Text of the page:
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The Jim Hinckley Collection

Author Jim Hinckley in de Prael

Author Jim Hinckley in de Prael


Welcome to Route 66 Adventures where the neon still glows bright along Route 66, shiny new Studebaker cars roll from the factory in South Bend, the Edsel is the talk of the town, and tail fins represent the latest in automotive styling.
We at Route 66 Adventures work hard to ensure your stroll down Memory Lane is a pleasant, enjoyable, and memorable one. In addition to regular posts by award winning author Jim Hinckley, there are numerous links to sites, including classic roadside locations, that will help in your endeavor to plan the ultimate trip along the Main Street of America and other legendary highways. In addition there are also a number of links to sites that provide technical information, as well as support, to keep your vintage car on the road.
We have also added a wide array of information about Kingman, Arizona, the self proclaimed "Heart of Historic Route 66", that is updated daily.
Before you leave meet the proprietor and learn about forthcoming projects by this author. Please take a moment to give your impressions, thoughts, and suggestions as to how we may make your visit more enjoyable.

Thank you - the Route 66 Adventure team

©2013 Jim Hinckley (includes the Route 66 Adventures logo, Jim Hinckley's America, and the logo used in conjunction with Jim Hinckley's America.

Tuesday, November 25, 2014


No comments:
I expected to receive a number of inquiries pertaining to the recent meeting of the ad-hoc steering committee in Albuquerque facilitated by the National Park Service Route 66 Corridor Preservation Program and World Monuments Fund. Still, the number of these inquiries received, and the overall tenor that indicated cautious optimism was most surprising.
Author Jim Hinckley with members of the Dutch
Route 66 Association and a U.S. Bikers tour.
U.S. Bikers 
A formal release will be published later this week and I would prefer to wait upon that before sharing my opinion or providing an in depth assessment and evaluation. However, as noted in my response to emails and phone calls, I left the meeting filled with optimism, enthusiasm, and excitement. The steering committee that represented a wide array of diverse interests associated with Route 66 gave careful consideration to historical precedent set by the creation of the U.S. Highway 66 Association, the needs of the Route 66 community as presented during the Crossroads of the Past and Future Conference at the Route 66 International Festival in Kingman, the conference in Anaheim last November, and the response to that conference, and unanimously drafted a mission and goals statement for development of a professionally led, representative body with an elected board.
With that said, I ask for patience in regard to details or action. These things take time to properly develop, coordinate, and structure. 
Next, a few updates on our pending adventure to the Netherlands in January. At the top of the blog is an advertisement created by Willem Bor for the Dutch Route 66 Association.
At this juncture it is not possible to promise that I will have books to sell during this informal meet and greet. There are an array of issues pertaining to shipping, taxes, etc. to be resolved. Still, it would be my pleasure to sign books for anyone who brings their personal copies, and to answer questions, provided you don't expect an intelligible response in Dutch, German, or French.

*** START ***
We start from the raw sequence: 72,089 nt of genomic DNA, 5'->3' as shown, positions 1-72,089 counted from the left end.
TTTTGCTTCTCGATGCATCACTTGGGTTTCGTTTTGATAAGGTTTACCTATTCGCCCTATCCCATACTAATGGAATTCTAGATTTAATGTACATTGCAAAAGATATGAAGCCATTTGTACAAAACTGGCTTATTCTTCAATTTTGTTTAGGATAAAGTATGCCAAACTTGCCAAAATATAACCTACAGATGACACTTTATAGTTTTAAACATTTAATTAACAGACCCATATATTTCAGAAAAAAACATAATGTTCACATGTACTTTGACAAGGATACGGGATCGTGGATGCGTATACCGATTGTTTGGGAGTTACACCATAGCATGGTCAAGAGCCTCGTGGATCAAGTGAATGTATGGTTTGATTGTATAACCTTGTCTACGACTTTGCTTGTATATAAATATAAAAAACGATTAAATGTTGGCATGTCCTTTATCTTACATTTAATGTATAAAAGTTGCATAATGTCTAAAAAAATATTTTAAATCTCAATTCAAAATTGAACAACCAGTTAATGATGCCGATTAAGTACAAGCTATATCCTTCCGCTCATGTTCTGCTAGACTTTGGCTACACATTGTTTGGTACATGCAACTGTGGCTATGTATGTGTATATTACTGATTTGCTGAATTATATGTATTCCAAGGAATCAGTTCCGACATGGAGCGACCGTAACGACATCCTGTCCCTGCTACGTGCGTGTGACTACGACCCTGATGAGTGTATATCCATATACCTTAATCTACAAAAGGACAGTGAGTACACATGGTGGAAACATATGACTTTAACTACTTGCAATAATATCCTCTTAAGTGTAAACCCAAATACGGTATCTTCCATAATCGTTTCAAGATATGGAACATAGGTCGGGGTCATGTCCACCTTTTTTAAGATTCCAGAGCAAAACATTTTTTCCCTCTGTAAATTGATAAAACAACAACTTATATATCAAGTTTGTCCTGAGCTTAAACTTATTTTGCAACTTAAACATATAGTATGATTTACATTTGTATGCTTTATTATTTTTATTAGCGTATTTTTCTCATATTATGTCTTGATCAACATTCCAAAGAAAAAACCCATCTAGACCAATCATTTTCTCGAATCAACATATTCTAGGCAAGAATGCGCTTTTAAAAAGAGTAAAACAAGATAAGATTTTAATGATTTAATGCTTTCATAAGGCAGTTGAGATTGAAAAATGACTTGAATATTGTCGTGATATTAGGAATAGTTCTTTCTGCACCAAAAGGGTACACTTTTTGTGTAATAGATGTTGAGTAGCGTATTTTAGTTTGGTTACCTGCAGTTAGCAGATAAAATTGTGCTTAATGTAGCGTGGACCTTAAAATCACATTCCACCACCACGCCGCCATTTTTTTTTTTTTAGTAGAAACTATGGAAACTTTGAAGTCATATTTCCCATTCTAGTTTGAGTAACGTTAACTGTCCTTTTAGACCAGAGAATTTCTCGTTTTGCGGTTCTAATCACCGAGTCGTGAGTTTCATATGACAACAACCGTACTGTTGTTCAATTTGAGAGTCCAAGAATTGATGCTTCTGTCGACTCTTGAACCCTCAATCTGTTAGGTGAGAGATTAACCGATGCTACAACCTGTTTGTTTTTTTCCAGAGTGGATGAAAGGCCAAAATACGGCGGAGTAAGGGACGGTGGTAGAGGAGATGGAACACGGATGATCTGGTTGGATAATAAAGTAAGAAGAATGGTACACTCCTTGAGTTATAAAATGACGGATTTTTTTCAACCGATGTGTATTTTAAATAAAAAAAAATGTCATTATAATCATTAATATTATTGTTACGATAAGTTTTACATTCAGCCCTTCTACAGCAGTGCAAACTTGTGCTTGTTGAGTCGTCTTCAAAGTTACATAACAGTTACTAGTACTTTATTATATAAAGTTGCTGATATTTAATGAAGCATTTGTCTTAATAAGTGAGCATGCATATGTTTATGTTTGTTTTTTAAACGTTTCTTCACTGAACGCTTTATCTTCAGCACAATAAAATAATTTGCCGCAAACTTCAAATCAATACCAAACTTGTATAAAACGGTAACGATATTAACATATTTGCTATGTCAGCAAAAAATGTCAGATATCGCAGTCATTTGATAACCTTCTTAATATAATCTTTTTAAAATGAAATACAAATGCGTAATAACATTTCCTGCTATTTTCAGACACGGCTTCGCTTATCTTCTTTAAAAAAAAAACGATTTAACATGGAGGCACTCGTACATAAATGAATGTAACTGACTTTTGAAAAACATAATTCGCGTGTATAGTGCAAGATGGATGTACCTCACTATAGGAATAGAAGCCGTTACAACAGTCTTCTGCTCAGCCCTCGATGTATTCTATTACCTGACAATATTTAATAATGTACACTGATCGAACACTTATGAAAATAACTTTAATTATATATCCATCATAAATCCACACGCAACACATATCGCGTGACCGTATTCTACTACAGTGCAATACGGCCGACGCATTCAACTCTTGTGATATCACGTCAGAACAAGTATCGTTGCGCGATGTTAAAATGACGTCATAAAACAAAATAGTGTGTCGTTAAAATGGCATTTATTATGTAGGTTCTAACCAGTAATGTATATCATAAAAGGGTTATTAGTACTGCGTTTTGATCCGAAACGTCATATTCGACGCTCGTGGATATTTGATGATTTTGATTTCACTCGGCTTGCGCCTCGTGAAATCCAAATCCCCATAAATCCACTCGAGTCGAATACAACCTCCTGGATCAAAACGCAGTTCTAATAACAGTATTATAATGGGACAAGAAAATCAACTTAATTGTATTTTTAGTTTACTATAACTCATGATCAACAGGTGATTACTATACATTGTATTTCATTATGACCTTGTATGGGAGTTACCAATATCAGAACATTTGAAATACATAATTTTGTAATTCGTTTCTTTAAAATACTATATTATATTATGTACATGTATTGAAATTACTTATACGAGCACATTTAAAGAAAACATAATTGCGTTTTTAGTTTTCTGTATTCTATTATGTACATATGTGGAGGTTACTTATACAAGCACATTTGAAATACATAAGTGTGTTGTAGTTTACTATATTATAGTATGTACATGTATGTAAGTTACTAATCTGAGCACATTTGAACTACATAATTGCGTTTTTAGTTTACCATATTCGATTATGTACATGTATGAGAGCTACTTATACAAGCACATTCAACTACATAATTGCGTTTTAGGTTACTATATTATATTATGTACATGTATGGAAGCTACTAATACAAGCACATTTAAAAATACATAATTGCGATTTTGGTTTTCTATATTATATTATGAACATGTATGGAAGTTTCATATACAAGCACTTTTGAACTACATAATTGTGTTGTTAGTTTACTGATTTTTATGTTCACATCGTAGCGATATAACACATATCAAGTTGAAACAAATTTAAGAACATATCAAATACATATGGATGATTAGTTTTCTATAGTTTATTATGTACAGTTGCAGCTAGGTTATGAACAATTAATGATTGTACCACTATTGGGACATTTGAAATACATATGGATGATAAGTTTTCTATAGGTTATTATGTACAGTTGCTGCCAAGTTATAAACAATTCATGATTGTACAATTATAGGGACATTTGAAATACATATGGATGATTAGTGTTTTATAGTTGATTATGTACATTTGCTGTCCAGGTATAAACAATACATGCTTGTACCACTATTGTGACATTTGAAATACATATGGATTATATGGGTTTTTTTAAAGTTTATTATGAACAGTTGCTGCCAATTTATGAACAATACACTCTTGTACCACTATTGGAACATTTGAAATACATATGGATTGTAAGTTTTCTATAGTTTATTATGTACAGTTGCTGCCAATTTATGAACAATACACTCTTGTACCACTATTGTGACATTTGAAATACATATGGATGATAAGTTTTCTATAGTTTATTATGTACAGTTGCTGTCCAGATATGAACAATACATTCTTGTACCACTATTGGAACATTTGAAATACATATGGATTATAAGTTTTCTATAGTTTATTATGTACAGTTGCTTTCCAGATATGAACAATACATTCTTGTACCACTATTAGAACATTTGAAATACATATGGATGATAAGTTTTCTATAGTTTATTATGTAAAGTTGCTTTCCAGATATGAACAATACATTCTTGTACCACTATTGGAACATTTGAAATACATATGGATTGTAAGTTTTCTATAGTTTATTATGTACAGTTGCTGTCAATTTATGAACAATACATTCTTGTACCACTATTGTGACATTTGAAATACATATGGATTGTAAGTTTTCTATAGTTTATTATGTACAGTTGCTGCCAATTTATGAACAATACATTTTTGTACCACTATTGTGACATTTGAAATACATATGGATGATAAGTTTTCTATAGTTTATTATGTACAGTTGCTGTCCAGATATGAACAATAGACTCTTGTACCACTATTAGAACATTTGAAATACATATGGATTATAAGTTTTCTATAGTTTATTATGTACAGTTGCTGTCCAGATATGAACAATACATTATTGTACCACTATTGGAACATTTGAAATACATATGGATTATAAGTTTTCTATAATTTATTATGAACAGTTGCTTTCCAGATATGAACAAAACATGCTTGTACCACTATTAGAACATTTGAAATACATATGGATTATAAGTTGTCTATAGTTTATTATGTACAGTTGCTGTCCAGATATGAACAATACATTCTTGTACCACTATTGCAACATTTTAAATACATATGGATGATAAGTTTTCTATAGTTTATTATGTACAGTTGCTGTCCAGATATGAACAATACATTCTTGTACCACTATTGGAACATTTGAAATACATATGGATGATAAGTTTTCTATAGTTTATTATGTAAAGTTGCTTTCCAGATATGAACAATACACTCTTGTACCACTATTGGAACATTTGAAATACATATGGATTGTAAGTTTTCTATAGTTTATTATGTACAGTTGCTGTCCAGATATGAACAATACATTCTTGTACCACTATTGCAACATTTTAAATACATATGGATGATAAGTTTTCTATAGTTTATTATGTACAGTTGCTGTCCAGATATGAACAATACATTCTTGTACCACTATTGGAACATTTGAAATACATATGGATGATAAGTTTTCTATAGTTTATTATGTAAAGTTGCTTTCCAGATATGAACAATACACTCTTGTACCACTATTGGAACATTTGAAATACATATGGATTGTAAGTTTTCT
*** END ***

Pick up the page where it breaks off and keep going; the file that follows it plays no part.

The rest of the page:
In the morning I will finalize arrangements with U.S. Bikers for our primary appearance which be at the Vakantiebeurs in Utrecht. The basic plan at this time is for me to be at their booth to answer questions pertaining to Route 66 and tourism in America. Details will be provided as soon as they are available.
Needless to say I am quite excited by this opportunity. We look forward to visiting with our European friends and neighbors, and instilling a bit of excitement for an adventure on historic Route 66. 
Judging by correspondence received pertaining to the Route 66 conference and related activities being planned for the end of October next year in Edwardsville, Illinois, that is also a topic of interest. As I am only a consultant on this endeavor I lack detail aside from the fact that work is ongoing to ensure the event is unique as well as fun, and that it meets the needs of the Route 66 community. 
I will close this out today with a few notes pertaining to the ordering of books using the Paypal link with drop down menu at the top of the blog. If in ordering a copy of Travel Route 66 you receive a notice that it is sold out, please let me know. 
I have an adequate supply of the other titles in stock but this book is being reordered. As soon as they are available I will let you know, and special arrangement will be made to expedite shipping.
At this time I can only offer domestic shipping, media mail. Other options are being evaluated. 
As an added bonus, the next twenty-five orders of any title will receive a special limited edition Route 66 souvenir at no additional charge.
If you would prefer to support a worthy organization or great mom and pop book store with your purchase, the National Historic Route 66 Federation is offering The Illustrated Route 66 Historic Atlas in their on line store, and Auto Books - Aero Books in Burbank (they ship) has a limited supply of autographed copies of this book as well as other Route 66 titles by Jim Hinckley.

Saturday, November 22, 2014


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Even though the travel, meetings, tours, and business of the past ten days has once again derailed the schedule for completion of the current book, I am still confident of meeting the deadline of December 31, especially if assistance is received in regard to the acquisition of suitable taxi related images. Help!